3D Reconstruction of Iconic Stellar Explosion Reveals an Unexpected Honeycomb Heart

Using the powerful instrument SITELLE on the Canada-Hawaii-France Telescope (CFHT) in Mauna Kea, Hawaii, astronomers have mapped the iconic supernova remnant, the Crab Nebula, in unprecedented detail and have created a realistic three-dimensional reconstruction. These data of the stellar explosion’s debris field reveal a never-before-seen “heart-shaped” morphology and show that its wisps of gas filaments have an intricate honeycomb-like arrangement.


The Crab (Messier 1) has long been an intensely studied object by amateur and professional astronomers. Ever since historians first linked the remnant with the “guest star” spotted by Chinese astronomers on July 4 1054 CE, thousands of papers spanning many branches of physics and astronomy have been written on it. However, despite this rich history of investigation, many questions remain about what type of star was originally there and how the explosion proceeded.

Researcher Thomas Martin, member of the Center for Research in Astrophysics of Quebec (CRAQ), who led this study at Université Laval, hopes to answer these questions using the new 3D reconstruction. “Astronomers will now be able to move around and inside the Crab Nebula and study its filaments one by one,” said Martin. “Similar to how an investigative squad studies the distribution and chemistry of debris left behind by a bomb, we can use this reconstruction to learn more about the original supernova.” Coauthor Dan Milisavljevic, an assistant professor at Purdue University and supernova expert, concluded that “the fascinating honeycomb morphology seems to disfavour the most popular explanation about how the original explosion proceeded.”

The “hyperspectral” dataset used to create the 3D reconstruction was made possible by SITELLE, which utilizes a Michelson interferometer design instead of more classical dispersive techniques. This important difference provides unique advantages, and enabled SITELLE to obtain the highest number of high-resolution spectra (310,000) ever obtained of every point of the Crab. SITELLE is the result of a joint collaboration between Université Laval, ABB Inc.-Québec, Université de Montréal and the CFHT, under the scientific leadership of coauthor Professor Laurent Drissen, also a CRAQ member at Université Laval. “SITELLE was designed with objects like the Crab nebula in mind but its wide field of view and adaptability make it ideal to study nearby galaxies and even clusters of galaxies at large distances”, said Drissen.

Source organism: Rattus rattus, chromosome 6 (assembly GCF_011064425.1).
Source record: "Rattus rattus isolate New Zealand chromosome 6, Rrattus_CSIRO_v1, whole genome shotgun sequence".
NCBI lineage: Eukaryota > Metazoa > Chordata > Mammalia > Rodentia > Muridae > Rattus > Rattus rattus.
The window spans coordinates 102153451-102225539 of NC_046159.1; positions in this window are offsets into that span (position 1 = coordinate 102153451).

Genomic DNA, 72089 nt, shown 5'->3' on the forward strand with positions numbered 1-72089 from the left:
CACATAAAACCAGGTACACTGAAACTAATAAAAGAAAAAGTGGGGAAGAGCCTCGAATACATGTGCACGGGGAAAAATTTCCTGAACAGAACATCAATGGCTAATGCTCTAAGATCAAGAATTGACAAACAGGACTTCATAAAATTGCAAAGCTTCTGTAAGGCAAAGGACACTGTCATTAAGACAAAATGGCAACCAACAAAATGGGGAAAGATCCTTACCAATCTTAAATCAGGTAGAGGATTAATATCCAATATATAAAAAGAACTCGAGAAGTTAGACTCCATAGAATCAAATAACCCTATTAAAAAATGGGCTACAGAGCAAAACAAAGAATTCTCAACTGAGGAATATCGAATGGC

Supernova explosions are among the most energetic and influential phenomena in the universe. Consequently, Milisavljevic believes that “as citizens of the universe it is vital that we understand this fundamental process that makes life possible. SITELLE will play a new and exciting role in this understanding.”

Video :

Made from hundreds of thousands of measurement points represented by small cubes, this animation presents a 3-dimensional view of the Crab Nebula as one would see it through the lens of a camera moving around and inside it. The speed of the ionized gas, measured by SITELLE, has been spatially translated by assuming the material is expanding without acceleration. The only artistic intervention in this animation is the bluish sphere in the center of the nebula, which represents the light emitted by the wind from the pulsar. The Milky Way galaxy in the background (NASA / Goddard Space Flight Center Scientific Visualization Studio) adequately simulates the point of view of a person moving near the nebula. The soundtrack comes from the electromagnetic frequencies of the data which have been “translated” into sound frequencies, then sampled and mixed.

Paper: Accepted for publication by the Monthly Notices of the Royal Astronomical Society; a copy is available at https://arxiv.org/abs/2101.02709


Thomas Martin
Université Laval

Dan Milisavljevic
Purdue University

Laurent Drissen
Université Laval